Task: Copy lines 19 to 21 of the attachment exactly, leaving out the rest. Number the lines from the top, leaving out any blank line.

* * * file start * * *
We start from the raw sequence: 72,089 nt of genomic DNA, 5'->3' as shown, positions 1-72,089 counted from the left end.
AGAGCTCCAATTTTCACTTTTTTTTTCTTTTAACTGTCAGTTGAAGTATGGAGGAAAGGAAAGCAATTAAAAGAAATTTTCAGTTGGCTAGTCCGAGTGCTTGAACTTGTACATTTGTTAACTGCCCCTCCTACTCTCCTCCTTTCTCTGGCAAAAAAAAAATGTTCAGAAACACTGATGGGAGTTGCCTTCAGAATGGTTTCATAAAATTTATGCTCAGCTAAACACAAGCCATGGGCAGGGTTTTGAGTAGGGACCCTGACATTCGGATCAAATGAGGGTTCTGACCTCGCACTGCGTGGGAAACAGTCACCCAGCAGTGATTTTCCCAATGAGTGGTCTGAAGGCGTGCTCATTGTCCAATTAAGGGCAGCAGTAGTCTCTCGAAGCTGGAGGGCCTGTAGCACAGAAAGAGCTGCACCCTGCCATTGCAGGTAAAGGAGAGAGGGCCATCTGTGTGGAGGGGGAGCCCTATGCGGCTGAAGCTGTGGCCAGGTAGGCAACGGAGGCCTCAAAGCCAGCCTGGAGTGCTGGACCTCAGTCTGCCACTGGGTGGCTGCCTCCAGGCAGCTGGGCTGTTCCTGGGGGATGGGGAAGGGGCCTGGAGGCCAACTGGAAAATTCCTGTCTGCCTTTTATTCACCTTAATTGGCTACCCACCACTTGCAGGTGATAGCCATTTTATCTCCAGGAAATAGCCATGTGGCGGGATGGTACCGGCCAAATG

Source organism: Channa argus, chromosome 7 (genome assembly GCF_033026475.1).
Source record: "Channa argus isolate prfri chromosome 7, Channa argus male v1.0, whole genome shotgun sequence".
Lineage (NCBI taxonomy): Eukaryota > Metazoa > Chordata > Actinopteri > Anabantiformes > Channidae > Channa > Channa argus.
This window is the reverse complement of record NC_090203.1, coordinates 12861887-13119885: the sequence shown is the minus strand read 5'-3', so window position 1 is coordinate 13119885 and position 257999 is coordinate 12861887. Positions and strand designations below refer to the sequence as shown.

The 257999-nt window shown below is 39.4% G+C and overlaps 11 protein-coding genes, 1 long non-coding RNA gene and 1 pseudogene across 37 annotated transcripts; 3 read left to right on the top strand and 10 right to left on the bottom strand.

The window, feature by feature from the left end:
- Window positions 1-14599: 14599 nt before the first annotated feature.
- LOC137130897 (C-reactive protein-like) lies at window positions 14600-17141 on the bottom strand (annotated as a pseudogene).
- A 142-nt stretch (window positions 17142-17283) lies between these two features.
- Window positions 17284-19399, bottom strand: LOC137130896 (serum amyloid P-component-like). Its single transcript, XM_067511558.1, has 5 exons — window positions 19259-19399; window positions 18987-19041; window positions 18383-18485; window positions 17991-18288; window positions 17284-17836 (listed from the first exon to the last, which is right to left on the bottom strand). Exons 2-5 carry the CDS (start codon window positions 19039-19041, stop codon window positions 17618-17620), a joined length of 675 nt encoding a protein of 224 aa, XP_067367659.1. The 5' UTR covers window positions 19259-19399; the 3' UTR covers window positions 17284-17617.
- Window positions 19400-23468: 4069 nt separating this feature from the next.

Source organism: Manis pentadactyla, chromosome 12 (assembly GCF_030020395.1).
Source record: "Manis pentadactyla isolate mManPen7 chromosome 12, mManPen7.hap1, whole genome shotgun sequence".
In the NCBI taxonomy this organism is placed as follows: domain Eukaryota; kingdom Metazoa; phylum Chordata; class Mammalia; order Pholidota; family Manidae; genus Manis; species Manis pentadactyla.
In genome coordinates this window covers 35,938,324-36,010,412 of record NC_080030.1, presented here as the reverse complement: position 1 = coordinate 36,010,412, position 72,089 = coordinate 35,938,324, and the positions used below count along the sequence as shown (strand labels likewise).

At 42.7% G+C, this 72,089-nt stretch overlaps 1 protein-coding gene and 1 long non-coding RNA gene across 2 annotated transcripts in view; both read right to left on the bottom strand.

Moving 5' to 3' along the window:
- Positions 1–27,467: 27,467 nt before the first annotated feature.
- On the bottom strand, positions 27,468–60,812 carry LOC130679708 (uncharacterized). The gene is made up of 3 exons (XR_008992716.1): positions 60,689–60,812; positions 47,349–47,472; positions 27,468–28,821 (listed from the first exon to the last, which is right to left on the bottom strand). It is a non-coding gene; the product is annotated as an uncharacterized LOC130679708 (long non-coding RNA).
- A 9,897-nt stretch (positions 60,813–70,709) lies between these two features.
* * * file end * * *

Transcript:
Moving 5' to 3' along the window:
- Positions 1–27,467: 27,467 nt before the first annotated feature.
- On the bottom strand, positions 27,468–60,812 carry LOC130679708 (uncharacterized). The gene is made up of 3 exons (XR_008992716.1): positions 60,689–60,812; positions 47,349–47,472; positions 27,468–28,821 (listed from the first exon to the last, which is right to left on the bottom strand). It is a non-coding gene; the product is annotated as an uncharacterized LOC130679708 (long non-coding RNA).